Hackers Wreak Havoc in 2017, is 2018 Ready to Battle?

Thursday, January 04, 2018

Martin McKeay

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With a new year upon us, it’s time to reflect back on a rather turbulent 365 days in the cybersecurity space. Between leaked Game of Thrones episodes, WannaCry ransomware and new strains of the Mirai Internet of Things botnet, cyberattacks reached alarming heights in 2017. This increases the burden on companies to adapt to a rapidly changing threat landscape.

 

So, what will 2018 look like?

 

IoT must brace for impact

 

IoT adoption has exploded in 2017 and shows no signs of slowing. Gartner predicts that 20 billion devices will be connected to the internet by 2020. One of the most worrisome aspects of the IoT explosion is just how susceptible these devices are to hacking. Many devices rely on default passwords that often go unchanged, making them easy targets for hackers to gain access. Hackers are creating armies of nefarious botnets comprised of hundreds of thousands of devices to use in DDoS attacks against organizations around the world. Healthcare is particularly vulnerable to IoT hacking -- connected medical devices are hard to update and often run on older versions of operating systems. As manufacturers bring new IoT devices to market, they must make security a priority. The current state of mind of ignoring basic security measures threatens the security and stability of the internet as a whole.

 

Hacker motivations shift from curious to criminal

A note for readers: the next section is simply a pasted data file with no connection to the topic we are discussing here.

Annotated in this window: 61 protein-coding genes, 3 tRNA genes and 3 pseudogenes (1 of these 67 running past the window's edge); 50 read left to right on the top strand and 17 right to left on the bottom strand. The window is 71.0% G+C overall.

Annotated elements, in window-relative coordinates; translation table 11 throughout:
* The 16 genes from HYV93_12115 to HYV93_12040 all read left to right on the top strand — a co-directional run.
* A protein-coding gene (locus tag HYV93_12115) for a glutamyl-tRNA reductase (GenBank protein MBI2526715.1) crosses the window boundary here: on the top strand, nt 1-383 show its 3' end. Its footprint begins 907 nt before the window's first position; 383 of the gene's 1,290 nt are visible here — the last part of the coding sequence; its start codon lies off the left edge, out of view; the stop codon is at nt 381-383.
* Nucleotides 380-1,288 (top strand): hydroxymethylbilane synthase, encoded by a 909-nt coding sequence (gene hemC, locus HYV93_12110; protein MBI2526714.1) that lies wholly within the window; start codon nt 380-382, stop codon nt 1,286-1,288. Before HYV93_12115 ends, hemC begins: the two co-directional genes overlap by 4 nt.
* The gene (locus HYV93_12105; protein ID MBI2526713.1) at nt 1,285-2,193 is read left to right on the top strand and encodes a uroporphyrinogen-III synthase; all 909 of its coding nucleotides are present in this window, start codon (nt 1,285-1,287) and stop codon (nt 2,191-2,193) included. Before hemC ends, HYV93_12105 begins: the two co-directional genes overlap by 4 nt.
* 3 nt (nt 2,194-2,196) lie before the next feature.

Hacker motivations have moved from the curious individual to organized crime and nation state actors, where hacking is a day job. We’ve long suspected this would be the case, but it’s becoming increasingly clear that the level of sophistication and tenacity shown by these attackers is far beyond opportunistic hacking. It becomes the source of a paycheck, which is both good and bad for defenders. On one hand, professional support is often less motivation for hackers to push boundaries and find new vulnerabilities, meaning they’ll use the same proven tactics in their efforts. However, this new breed of attackers benefit from having greater resources and more confederates to help build out specific tools. When push comes to shove, organized hackers will be much more dangerous than individuals or small groups could ever be.

 

Security Biometrics are still a mixed bag

 

New and innovative security solutions, such as biometrics in the form of touch and Apple's Face ID, are gaining momentum as an option to protect personal data. But the effectiveness of biometrics is still up for debate. When a system containing your biometric data is compromised, you cannot change a thumb print in the same way you can change a password. Additionally, the complexities surrounding individual health data are increasingly becoming a concern. Activity trackers like Fitbits and Apple Watches are the quintessential example, allowing us to record heart rate, blood pressure and more. But that data can be used against us, either by someone who steals the data or by an employer who legally collects the data and decides an employee is a health risk. There are years of wrangling to come from the legal and ethical standpoint of this data.

 

If 2017 taught us anything, it’s that we have a long way to go to get ahead of adversaries. The biggest impact a security team can make in the new year is to understand how effectiveness of their protections are against the evolving threats. The controls that were seen as effective in 2017 might no longer be what’s needed to protect against the threats 2018 will bring.

 

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